Food alerts underline safety needs

Related tags Food safety Food

The number of food-linked alerts in the European Union leapt by
over 40 per cent in 2003 on the previous year, with the majority
sourced in the 'old' member states.

A report from Europe's Rapid Alert System for Food and Feed (RASFF) reveals the number of 'information exchanges' - composed of 'alert notifications' and 'information notifications' - rose from 3024 in 2002 to 4286 in 2003.

With a considerable 65 per cent slice of the alerts, sourced from pre-accession 15 member states, and just 4 per cent from the 10 new members.

In place since 1979, the Rapid Alert System for Food and Feed (RASFF) provides national authorities with a tool to swap information on national measures taken to ensure food safety, namely foods withdrawn from the food chain.

Alerts require immediate action due to the risk of food contamination to the consumer whereas with notifications the food product has yet to reach other member markets in the RASSF​ network.

According to the annual RASFF report, a total of 454 alert notifications and 1856 information notifications were received in 2003.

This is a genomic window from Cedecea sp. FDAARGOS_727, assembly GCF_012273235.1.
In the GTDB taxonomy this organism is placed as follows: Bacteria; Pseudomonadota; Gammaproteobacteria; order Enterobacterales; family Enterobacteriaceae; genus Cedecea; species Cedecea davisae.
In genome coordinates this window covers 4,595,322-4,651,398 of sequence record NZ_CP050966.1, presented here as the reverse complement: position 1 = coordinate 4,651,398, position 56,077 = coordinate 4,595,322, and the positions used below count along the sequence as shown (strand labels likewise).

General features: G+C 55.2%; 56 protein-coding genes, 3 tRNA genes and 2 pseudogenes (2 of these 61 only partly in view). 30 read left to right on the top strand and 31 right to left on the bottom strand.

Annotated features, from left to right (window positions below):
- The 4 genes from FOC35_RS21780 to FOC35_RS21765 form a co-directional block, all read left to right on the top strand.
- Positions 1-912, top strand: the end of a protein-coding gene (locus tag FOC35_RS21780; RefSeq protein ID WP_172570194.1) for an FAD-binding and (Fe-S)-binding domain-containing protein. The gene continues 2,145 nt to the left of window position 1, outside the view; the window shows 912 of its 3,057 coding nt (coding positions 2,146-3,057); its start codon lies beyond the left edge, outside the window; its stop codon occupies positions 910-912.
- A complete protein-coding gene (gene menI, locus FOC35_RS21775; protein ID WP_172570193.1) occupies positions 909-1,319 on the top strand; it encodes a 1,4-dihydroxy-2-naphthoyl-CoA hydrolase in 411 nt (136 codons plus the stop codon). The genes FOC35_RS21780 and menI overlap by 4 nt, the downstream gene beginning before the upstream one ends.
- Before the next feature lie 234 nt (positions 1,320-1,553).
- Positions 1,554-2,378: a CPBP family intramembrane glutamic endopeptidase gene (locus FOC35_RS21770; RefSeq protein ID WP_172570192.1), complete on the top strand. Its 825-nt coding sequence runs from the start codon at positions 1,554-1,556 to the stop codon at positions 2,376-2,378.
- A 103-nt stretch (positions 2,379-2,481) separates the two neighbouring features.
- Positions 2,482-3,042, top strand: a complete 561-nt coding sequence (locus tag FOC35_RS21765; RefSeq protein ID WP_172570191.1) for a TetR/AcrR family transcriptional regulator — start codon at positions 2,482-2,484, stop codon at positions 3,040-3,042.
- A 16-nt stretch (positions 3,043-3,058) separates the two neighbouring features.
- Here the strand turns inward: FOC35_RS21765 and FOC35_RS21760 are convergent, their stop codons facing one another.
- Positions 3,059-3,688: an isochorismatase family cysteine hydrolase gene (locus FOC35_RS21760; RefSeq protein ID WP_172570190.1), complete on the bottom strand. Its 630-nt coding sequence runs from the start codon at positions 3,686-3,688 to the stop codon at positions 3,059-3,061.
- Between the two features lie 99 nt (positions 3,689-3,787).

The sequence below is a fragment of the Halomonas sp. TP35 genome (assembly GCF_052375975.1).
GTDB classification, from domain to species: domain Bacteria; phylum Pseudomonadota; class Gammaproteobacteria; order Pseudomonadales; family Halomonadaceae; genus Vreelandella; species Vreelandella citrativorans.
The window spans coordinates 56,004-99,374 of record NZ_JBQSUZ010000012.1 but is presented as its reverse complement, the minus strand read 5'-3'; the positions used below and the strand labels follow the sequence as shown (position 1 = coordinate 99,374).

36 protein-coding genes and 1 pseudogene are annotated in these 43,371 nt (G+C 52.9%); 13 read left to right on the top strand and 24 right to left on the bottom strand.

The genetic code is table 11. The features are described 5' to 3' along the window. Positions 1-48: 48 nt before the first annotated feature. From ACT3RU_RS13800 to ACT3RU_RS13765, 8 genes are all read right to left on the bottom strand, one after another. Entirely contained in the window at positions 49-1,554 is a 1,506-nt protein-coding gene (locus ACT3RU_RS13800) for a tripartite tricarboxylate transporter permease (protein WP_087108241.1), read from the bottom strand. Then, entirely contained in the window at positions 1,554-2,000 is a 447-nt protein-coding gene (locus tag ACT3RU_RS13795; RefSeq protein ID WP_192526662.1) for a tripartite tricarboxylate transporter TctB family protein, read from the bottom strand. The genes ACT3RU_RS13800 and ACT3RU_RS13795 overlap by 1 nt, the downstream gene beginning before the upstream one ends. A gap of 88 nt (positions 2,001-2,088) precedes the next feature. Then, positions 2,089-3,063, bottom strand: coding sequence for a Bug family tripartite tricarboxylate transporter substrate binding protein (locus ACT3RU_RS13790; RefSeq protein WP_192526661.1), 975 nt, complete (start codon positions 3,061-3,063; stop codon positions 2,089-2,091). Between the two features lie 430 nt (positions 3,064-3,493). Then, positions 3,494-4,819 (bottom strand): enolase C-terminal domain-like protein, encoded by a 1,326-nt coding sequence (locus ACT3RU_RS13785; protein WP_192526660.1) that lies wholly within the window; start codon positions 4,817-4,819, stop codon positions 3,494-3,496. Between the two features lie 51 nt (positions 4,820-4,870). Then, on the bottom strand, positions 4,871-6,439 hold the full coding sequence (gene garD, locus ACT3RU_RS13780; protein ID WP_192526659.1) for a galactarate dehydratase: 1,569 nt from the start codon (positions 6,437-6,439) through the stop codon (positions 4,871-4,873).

With 95 per cent of notifications, aflatoxins topped mycotoxin contaminations in 2003. Salmonella had a 46 per cent slice of microbiological contaminations, and the illegal colour sudan 1, with 29 per cent, dominated chemical contaminations.

Food makers operating in today's climate have no choice but to implement rigorous food safety tools, from machinery to staff training, into their daily costs.

But putting a price on food safety is 'frankly impossible' because it is totally integrated, says Francois Perroud, a spokesperson for number one food maker Nestle.

At every level quality systems are in place to protect our reputation - including the day to day finely-tuned tracking in our 500 factories, he tells

Among the many components sewn into the food safety system, Nestle also has a working group that meets once a month to discuss food quality and safety issues as well as a rigorous reporting group, 'scientific punch and selected personnel' to ensure foods are as 'safe as humanly imaginable'.

Related topics Regulation & Safety